The "Imbir" (Ginger) is a 16 mm movie camera, probably made by KMZ in their "special workshop" and used by the Soviet KGB, usually hidden in a briefcase, for surveillance films. It was also used by other Soviet block police and special services, including the Stasi (MfS - Ministerium fuer Staatssicherheit der DDR) in East Germany and the StB (Czechoslovakian Secret Police). Although rare, there are several Imbir cameras in private collections, as well as one in the Czech Police Museum and two in German museums.
Reliable information from a source in Moscow has said that the Imbir was used in the famous Penkovsky espionage case. Oleg Penkovsky was arrested by the KGB on October 22, 1962, after being filmed conveying secret information to the CIA. He was responsible for arming President John F. Kennedy with the information that the Soviet nuclear arsenal was much smaller than previously thought. Penkovsky was tried and convicted of treason and espionage in a trial in 1963 and was executed.
The Imbir shown is still coupled with its KGB workshop-made device that allows it to work, concealed in a briefcase. The briefcase shown did not come with this set and is just for illustration purposes. The black metal device has a trigger which opens a window and at the same time triggers the camera to start filming. It has a place for a large battery and the switches that operate the camera are exposed. The device has a serial number of 59347 and so probably dates from 1959. It also has a cloth label which reads "ONLY LOAD 30 METER FILM", a warning to the agent who uses it!
The camera itself has a serial number of 840001 and so may have been made in 1984 (although the camera looks older and so it may have just been numbered at that time). The Imbir camera features a small glass window on the top to keep track of how much footage has been used, a metal knob on the top to set the aperture of the lens (f/2.8 - 16), a round chrome swivel lock on the side to open the camera up, and an electrical connection to provide power from the device to operate the camera mechanism.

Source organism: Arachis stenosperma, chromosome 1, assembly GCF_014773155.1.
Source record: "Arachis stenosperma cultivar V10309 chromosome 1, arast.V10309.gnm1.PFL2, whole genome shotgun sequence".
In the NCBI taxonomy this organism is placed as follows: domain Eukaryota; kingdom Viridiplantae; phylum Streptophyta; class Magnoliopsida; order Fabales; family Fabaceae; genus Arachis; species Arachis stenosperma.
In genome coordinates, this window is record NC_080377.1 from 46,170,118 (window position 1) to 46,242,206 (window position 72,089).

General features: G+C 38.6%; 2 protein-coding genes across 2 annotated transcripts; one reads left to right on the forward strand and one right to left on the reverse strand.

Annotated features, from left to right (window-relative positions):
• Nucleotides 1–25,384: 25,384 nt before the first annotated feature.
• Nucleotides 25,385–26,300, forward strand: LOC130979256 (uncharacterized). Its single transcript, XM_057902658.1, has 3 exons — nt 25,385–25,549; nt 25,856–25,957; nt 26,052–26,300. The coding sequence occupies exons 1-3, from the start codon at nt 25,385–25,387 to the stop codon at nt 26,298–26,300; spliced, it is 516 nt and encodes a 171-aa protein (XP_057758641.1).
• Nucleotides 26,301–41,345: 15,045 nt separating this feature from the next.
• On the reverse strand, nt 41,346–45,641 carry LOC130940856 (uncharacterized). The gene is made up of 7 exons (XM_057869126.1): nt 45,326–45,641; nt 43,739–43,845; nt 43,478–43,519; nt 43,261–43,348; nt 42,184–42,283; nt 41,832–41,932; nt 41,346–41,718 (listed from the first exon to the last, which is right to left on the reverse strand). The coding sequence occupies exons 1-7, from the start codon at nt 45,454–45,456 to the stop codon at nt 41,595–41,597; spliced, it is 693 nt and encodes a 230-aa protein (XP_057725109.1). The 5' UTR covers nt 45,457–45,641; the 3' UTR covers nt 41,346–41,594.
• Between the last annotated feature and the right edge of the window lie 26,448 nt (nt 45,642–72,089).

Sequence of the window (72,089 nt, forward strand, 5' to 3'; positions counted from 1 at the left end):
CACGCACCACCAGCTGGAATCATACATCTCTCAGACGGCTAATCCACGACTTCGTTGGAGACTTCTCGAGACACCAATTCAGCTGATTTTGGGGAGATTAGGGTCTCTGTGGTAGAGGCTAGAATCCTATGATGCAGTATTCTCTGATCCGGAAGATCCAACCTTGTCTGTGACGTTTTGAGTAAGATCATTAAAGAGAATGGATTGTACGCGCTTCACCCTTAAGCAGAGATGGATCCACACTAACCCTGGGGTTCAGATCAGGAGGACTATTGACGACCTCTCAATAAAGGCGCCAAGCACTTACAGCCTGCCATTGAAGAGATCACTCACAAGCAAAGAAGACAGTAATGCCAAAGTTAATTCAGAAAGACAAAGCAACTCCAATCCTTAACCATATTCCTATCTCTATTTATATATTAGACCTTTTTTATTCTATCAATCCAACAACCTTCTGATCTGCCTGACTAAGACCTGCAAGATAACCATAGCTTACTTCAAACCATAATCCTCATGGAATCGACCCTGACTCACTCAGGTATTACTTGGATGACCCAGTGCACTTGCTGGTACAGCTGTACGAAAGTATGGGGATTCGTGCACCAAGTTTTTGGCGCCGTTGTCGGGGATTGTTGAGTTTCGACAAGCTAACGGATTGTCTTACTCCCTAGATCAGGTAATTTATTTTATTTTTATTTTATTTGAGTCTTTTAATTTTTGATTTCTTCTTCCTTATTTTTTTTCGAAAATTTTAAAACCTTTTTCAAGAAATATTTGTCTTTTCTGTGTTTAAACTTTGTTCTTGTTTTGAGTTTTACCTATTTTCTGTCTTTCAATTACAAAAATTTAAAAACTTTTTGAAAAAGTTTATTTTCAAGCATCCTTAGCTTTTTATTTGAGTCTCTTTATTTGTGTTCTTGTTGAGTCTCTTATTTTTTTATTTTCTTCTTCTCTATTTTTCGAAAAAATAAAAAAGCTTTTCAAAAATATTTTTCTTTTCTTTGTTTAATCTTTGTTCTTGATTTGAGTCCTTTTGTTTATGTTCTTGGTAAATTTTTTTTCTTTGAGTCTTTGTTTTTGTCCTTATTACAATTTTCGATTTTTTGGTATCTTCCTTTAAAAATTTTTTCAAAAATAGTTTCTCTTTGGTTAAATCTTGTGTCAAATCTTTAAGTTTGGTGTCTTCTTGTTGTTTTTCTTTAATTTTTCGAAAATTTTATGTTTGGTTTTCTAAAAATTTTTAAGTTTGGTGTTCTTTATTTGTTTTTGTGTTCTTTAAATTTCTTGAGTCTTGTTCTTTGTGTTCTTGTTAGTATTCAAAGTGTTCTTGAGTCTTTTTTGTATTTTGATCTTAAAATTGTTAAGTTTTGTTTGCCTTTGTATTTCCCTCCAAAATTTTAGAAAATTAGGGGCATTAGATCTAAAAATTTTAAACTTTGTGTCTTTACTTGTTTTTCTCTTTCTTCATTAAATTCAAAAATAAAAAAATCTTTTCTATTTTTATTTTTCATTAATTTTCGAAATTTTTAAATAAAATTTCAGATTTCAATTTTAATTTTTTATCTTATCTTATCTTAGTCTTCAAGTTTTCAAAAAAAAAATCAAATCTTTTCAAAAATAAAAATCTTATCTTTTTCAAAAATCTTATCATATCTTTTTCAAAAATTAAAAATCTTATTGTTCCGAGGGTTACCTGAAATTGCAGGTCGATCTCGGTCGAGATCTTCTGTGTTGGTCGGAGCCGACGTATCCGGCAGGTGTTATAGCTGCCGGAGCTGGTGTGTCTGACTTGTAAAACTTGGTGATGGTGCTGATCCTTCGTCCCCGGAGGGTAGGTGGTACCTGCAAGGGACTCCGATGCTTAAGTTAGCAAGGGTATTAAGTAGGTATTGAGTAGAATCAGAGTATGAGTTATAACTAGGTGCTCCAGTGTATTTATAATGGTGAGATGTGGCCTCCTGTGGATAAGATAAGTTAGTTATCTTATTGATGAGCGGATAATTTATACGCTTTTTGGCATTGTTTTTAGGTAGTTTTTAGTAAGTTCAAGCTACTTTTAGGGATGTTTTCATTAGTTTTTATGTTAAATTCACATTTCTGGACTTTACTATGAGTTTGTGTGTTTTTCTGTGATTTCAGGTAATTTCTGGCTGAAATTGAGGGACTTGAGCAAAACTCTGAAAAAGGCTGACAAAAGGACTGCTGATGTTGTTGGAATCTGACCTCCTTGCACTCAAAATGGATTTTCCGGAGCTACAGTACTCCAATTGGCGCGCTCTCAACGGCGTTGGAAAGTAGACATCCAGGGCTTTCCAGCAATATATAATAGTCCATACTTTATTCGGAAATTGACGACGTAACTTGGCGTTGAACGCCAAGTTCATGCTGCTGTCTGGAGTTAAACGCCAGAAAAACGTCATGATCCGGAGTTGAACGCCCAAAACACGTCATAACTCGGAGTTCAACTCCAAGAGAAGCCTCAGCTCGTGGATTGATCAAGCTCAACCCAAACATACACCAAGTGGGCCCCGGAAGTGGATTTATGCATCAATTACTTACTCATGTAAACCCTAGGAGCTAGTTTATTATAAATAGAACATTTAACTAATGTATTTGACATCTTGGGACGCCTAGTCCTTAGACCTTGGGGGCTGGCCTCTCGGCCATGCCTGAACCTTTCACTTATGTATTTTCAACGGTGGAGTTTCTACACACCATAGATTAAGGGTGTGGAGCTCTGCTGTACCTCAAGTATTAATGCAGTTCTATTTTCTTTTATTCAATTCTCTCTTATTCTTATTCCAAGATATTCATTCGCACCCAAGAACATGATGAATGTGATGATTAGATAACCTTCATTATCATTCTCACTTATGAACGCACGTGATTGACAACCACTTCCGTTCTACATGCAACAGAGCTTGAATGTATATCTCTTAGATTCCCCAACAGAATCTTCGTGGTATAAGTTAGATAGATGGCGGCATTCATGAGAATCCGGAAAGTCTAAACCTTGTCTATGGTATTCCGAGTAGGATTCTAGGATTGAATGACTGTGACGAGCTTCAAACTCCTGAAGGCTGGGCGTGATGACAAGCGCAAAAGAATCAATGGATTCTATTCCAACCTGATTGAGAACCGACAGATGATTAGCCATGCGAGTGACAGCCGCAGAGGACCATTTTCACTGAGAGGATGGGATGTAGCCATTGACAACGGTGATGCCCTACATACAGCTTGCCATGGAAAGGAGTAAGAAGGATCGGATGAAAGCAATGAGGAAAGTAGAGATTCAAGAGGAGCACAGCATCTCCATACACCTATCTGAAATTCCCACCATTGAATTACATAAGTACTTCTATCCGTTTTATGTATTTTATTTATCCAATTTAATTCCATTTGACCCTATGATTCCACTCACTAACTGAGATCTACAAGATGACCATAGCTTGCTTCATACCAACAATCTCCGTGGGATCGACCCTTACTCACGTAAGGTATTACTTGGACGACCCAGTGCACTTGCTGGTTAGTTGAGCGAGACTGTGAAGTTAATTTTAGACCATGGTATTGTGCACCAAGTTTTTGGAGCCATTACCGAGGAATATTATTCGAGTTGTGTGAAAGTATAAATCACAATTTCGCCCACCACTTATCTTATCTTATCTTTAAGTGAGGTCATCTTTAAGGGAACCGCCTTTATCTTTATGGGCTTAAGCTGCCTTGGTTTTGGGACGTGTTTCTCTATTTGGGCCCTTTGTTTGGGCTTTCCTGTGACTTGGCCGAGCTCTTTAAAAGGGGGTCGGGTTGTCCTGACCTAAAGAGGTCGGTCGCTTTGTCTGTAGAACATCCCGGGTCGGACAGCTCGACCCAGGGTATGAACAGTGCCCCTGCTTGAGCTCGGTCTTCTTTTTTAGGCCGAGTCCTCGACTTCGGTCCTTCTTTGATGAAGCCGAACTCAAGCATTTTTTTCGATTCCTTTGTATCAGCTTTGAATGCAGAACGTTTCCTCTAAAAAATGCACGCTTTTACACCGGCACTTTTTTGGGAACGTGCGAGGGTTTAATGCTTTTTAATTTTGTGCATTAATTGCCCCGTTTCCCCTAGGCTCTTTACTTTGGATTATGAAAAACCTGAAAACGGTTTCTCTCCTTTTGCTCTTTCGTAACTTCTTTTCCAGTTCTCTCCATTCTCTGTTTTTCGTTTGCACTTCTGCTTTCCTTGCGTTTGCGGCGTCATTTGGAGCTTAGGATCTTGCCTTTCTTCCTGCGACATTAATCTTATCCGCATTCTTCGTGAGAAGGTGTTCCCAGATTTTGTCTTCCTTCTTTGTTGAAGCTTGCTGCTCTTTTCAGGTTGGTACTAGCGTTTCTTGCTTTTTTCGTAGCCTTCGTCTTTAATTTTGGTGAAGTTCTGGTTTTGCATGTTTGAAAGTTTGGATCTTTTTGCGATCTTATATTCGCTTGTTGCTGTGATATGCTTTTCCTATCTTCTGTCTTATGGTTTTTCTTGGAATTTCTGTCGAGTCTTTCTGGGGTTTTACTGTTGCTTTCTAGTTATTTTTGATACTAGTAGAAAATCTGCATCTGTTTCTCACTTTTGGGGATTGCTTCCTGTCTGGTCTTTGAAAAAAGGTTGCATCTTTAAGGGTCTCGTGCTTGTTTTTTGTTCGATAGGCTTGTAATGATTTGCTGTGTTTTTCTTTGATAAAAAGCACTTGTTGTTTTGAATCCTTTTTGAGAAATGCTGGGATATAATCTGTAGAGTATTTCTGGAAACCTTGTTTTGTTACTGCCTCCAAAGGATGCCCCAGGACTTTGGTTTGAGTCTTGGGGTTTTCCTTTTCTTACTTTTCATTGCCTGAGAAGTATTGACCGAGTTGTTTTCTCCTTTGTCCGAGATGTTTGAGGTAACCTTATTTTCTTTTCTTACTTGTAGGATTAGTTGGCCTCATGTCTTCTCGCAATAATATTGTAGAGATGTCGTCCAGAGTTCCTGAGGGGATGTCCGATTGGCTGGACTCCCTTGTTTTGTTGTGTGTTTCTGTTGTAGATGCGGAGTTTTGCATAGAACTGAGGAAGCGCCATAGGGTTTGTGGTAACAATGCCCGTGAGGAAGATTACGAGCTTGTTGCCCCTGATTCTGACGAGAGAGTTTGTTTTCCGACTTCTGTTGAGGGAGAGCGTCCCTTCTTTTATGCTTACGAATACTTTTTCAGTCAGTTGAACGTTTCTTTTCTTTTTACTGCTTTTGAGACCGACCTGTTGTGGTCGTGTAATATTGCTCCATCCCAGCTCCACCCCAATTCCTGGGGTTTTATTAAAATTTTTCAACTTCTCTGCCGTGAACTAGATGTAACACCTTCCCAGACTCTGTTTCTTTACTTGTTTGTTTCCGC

When the camera is open, you can see some green-blue foam which serves to wrap the small electric motor that runs the camera and make it quiet so the subject of the film or bystanders will not hear a funny sound coming from the "innocent" agent's briefcase! The small f/2.0 - 28 mm lens seems to be fixed at a fixed focus, although I believe were different lenses for this camera. The Imbir takes double perforated 16 mm film and films at 16 frames per second. The power source is 9 volts / 0,3 amps.
Much of this information comes from BStU documents that were provided to me by Detlev Vreisleben. The BStU preserves the records of the East German Secret Police (the Stasi) and in those documents this camera is called "Filmkamera Schwan" from the "Sowjetunion". My thanks to Detlev Vreisleben.
collection Bill Parkinson